The 430EX II is a bit smaller, lighter and less powerful than the 580EX/600EX, yet is likely powerful enough for most peoples' occasional use.
If you really need the most powerful, then step up to either 580EX II or the 600EX. Note: The latter is actually available in either an RT version with radio-based communication, or a non-RT version that's a little cheaper and relies upon optical/line-of-sight triggering... these triggering technologies really only matter if using the flash off-camera wirelessly, often in multi-flash setups.
The Canon 320EX has an added lamp for video.
The Canon 270EX is the smallest, tends to be more auto-only than the others.
All these are a far cry from the flashes you used with your A-1! Today's flashes have far more features and are able to do much more automatically. If I recall correctly, the A-1 had a flash sync speed of 1/60. Your 6D has a much higher sync speed of 1/180.... but the flashes also can do High Speed Sync well beyond that (tho it seriously limits the reach of the flash). ETTL is easy to use and pretty darned good. You might end up really enjoying flash, with modern technology.
You also may want to consider a flash bracket and an off-camera shoe cord. This allows you to move the flash further away from the lens axis, reducing the chance of redeye and improving shadows in a lot of situations. The longer the lens focal length, the further off-camera you might need to move the flash. Canon doesn't make a flash bracket (there are many to choose among, at all price ranges)... but they do make an off camera shoe cord.
An added benefit of using a flash bracket, if the flash gets a hard bump it might get damaged, but the camera will still be okay. I've had flashes rip the hot shoe right off a camera, when twisted or bumped, such as when carrying the gear in a crowd.
I believe all the above flashes support bounced flash, but that can cost a lot of light, the ceiling distance and color can come into play. You also can get diffusion panels/soft boxes to modify direct for a bit less harsh lighting effect. Many of the flashes have a built-in wide angle diffusion panel that can be used to similar effect.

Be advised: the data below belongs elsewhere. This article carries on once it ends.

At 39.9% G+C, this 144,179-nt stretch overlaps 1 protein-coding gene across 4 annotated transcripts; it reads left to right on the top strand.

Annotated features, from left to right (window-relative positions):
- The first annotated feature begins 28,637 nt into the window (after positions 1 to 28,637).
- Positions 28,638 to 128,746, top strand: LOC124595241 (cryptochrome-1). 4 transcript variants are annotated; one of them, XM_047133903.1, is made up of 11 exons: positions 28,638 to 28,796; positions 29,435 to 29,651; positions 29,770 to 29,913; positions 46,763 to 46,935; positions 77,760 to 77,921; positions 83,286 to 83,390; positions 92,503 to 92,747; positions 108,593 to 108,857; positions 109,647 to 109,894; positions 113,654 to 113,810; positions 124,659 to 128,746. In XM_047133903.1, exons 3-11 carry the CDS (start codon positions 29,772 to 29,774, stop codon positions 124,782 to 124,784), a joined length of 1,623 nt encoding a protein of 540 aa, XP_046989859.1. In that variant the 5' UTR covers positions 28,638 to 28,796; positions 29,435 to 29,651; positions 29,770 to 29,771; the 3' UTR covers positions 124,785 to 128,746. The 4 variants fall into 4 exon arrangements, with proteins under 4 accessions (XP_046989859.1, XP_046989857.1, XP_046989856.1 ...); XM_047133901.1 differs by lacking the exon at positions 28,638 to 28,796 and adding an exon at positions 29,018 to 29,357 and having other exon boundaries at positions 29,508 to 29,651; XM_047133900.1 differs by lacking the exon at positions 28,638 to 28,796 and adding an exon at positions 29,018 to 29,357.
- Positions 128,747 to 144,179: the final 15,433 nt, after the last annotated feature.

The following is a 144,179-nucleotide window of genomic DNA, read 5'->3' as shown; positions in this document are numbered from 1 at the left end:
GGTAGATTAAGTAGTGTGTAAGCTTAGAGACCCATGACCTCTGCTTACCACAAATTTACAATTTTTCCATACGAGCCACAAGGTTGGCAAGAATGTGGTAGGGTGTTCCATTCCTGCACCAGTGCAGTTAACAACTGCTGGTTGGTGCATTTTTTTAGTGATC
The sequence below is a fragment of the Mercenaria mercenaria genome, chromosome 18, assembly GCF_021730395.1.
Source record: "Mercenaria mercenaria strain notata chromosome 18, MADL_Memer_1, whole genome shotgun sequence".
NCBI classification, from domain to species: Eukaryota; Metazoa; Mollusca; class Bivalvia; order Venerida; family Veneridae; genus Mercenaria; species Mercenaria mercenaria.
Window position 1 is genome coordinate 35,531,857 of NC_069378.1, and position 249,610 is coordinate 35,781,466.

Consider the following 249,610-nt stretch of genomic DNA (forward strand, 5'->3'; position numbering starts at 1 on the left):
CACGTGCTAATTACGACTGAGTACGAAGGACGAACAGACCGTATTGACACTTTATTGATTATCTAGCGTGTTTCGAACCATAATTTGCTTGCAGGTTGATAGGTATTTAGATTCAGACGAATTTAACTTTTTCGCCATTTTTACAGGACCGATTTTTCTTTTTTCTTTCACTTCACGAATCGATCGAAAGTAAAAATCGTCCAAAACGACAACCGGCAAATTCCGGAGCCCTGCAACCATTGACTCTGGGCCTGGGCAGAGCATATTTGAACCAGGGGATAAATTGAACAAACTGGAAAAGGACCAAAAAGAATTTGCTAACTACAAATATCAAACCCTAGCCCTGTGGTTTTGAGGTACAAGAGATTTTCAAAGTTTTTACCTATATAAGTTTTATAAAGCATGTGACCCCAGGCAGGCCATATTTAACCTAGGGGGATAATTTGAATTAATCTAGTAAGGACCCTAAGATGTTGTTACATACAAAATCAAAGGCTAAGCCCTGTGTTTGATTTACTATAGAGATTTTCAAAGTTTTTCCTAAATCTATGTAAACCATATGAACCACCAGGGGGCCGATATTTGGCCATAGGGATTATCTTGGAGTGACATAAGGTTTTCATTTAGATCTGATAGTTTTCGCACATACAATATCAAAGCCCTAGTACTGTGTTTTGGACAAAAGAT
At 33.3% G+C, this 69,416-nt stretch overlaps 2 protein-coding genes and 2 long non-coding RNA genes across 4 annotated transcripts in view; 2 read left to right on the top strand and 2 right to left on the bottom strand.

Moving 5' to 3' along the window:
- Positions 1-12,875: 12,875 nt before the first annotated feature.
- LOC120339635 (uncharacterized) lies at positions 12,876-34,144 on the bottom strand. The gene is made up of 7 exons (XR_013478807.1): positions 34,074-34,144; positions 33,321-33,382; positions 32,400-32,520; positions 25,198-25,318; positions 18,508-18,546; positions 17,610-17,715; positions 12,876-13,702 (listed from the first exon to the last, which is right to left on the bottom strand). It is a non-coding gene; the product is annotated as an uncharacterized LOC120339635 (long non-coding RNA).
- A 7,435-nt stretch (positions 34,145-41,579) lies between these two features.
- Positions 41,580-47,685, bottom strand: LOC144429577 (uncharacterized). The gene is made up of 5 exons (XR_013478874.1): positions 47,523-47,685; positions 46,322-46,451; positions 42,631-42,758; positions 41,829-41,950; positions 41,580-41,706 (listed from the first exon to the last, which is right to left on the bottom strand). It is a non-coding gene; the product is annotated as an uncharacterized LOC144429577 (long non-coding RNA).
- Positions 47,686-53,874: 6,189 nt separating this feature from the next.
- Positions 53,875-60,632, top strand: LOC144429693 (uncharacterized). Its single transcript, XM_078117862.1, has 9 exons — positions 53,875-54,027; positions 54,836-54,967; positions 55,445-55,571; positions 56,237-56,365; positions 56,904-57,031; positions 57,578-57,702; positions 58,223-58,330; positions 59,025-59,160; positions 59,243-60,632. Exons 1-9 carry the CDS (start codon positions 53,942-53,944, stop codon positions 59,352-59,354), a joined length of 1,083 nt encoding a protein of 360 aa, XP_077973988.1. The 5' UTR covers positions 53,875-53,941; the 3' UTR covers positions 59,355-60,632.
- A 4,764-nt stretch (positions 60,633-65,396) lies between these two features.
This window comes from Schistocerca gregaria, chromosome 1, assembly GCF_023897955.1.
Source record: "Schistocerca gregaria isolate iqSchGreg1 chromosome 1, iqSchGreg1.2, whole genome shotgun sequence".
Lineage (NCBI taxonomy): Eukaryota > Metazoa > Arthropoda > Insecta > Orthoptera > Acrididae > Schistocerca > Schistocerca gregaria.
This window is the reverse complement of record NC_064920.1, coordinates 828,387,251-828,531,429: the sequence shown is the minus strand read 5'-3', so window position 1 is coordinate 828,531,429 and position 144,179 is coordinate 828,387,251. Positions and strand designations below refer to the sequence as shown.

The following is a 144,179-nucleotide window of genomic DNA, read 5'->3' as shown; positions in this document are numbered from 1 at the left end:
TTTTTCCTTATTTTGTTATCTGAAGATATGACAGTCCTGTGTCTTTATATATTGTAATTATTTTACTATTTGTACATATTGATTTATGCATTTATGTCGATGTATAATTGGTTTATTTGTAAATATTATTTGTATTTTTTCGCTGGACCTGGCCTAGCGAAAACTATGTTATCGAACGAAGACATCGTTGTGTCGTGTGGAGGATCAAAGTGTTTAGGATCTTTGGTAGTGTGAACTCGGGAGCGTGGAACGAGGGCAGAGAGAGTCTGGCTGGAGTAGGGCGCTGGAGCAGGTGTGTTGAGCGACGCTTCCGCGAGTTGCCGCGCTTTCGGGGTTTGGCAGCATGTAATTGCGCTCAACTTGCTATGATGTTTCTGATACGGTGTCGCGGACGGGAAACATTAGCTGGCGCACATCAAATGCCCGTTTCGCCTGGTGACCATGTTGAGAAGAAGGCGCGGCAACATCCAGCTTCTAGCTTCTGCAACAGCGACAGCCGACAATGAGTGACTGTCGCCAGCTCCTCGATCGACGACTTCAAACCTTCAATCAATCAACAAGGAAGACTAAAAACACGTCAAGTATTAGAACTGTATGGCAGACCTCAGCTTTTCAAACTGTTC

07-14-2013 03:41 PM
The 600EX (non "-RT") is only available in some countries. Perhaps a Canon rep can chime in, but from what I can tell, only the "RT" version is marketed in the US.
The 430EX II is adequate for _most_ uses of single-light flash. It can be an optically triggered slave flash if, at some point in the future you decide to buy a 2nd flash. It cannot be a "commander"/"master" flash. If you buy multiple speedlites to use with the 430, then one of the other flashes must be able to operate as a commander.
07-17-2013 01:23 PM
Thanks for all of this advice - much appreciated! I think I've decided to go with the 430EX II. If I find that the flash is not strong enough for bouncing, I might consider upgrading down the road and use it as a slave. But I have a feeling this flash will suit me just fine. I think weight and size also played a role in my decision, plus I didn't really want to buy a used flash (e.g. 580EX II).
08-26-2013 06:22 AM
08-26-2013 10:54 AM
The new Speedlite 600EX-RT can operate as a "master" (wireless commander) or "slave" (wireless remote) using either it's built-in optical communication or via radio... provided it's talking to other equipment which ALSO can communicate via these methods.
Your 6D does not have a built-in optical commander (that's normally done by adding it to the pop-up flash, but high end cameras don't have pop-up flashes) nor does it have a built-in radio transmitter for the flash.
The IDEAL way to use the 600EX-RT's is via the new radio system (highly reliable, does not require line-of-site, and a joy to use.) To do this, you either need a 2nd 600EX-RT (so you can have one on-camera and one (or more) remote) -or- get the ST-E3-RT on-camera radio commander.
The ST-E3-RT is more compact, but doesn't have all the features of using a full 600EX-RT flash as a commander. The flash can communicate via either optical or radio which means you can use it with any other Canon flash able to function in a multi-light setup... the ST-E3-RT is radio only (you could not use it to control, say, a 580EX II or 430EX II, etc.) Also... the on-camera flash has an AF assist-beam which helps the camera focus in dark situations. The ST-E3-RT does not have an AF assist-beam.
You can also control the 600EX-RT optically using any other flash capable of using optical. e.g. a 580EX II can be a master or slave. A 430EX II can be a slave (it cannot be a master). The ST-E2 speedlite commander can trigger optical slaves (it can not communicate via radio.)
I went with a 2nd 600EX-RT. This lets me bounce my main flash and provide directional light from the side-light flash. I can also disable the "flash" of the main flash but use it's AF-assist beam and use it as a commander to trigger the remote speedlite.
08-27-2013 12:45 PM